This is a simple and short puzzle game. You are a boy who awakens in the woods, and you run to the right to get out. The entire game can be controlled with the D-Pad, with Up as your jump. Also, the game is black and white. I don’t think there’s even color in the menus. There is no saving, but there is checkpointing, which is rather generous. There are no lives or continues. If you get hurt, you appear at the last check point.
You encounter things like a crane, a boat, bear traps, and a giant spider. On occasion, you catch sight of several men running away from you, blocking your path. The story is all visual–not a hint of text from start to finish. There are a lot of traps, such as going in water because you can’t swim, or for another example, the giant spider wants to make you his lunch, and you have to outsmart him.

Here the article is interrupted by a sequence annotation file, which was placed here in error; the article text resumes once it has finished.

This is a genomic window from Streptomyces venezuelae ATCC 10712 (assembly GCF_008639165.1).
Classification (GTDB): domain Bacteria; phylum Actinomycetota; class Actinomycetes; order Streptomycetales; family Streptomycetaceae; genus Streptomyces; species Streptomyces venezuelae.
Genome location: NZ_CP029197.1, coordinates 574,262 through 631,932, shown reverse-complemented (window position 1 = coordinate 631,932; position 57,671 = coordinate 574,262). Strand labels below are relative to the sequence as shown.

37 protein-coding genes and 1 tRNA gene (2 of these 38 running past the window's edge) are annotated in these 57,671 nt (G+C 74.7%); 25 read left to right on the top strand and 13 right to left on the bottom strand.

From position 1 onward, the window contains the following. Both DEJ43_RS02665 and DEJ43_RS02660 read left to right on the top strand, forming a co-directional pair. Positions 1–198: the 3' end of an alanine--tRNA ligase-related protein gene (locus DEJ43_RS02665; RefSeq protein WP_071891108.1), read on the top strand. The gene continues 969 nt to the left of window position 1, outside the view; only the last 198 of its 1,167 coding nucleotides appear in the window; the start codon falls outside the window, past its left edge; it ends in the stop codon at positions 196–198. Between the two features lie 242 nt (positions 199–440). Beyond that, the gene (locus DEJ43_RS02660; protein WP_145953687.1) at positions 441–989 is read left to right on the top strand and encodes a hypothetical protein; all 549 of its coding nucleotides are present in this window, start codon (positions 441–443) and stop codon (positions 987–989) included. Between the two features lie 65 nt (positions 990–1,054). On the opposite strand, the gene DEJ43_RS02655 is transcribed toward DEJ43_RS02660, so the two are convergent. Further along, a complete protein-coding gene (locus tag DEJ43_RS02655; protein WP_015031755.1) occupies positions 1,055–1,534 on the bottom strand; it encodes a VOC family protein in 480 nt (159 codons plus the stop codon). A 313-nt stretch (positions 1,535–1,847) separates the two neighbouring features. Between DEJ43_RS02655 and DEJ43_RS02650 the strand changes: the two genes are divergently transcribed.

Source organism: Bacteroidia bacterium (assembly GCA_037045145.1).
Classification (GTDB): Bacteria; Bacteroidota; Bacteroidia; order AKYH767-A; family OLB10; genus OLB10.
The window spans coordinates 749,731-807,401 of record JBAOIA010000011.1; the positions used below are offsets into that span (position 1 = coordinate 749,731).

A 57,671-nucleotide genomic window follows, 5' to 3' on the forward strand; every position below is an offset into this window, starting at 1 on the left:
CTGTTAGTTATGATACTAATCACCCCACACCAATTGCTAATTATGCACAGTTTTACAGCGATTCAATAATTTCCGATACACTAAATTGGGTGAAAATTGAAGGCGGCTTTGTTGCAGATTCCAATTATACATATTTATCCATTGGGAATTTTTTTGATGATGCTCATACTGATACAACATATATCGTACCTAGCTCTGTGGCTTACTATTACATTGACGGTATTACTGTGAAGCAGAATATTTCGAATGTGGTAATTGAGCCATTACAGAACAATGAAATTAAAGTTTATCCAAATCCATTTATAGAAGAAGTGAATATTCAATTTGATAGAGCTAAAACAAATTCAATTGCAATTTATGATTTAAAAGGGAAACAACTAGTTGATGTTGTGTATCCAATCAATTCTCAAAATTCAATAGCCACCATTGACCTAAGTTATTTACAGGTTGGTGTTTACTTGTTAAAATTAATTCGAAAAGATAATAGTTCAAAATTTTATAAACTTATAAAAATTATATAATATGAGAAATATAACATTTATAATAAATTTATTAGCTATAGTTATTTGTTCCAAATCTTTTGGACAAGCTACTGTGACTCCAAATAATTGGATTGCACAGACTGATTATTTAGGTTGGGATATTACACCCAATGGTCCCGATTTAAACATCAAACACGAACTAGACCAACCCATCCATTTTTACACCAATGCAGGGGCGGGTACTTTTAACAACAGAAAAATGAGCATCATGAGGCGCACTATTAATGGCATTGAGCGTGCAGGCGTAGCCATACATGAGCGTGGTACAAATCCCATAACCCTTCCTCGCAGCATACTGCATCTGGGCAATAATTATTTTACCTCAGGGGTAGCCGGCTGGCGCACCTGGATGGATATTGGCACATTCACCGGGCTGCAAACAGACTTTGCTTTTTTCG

If it’s sounding like a children’s game, don’t be deceived. There are some pretty graphic scenes on occasion. Dismembering a giant spider’s limbs and watching it’s inner juices shoot out still isn’t as graphic as it gets. The game is rated by the ESRB as T for Teen.
It’s clearly a downloadable game, though that term might have lost meaning as almost everything today is downloadable. Let’s just say, it’s designed to be short. I beat it in three and a half hours, checking a guide from time to time. The most unfortunate part about Limbo is as you approach the end, the game falls back on one of the most common types of puzzles in puzzle game history: crate-pushing puzzles. Lame.
I wish there were more to it, like leaderboard, or even multiplayer—I wondered whether it was created by a very small team. Released in 2010, this title was brought up in Game of the Year discussions, but rarely made the top slot. I wish it came on a disc, so I could just give Limbo to a friend. It feels appropriate after 3 1/2 hours of gameplay. Still, it has high production value.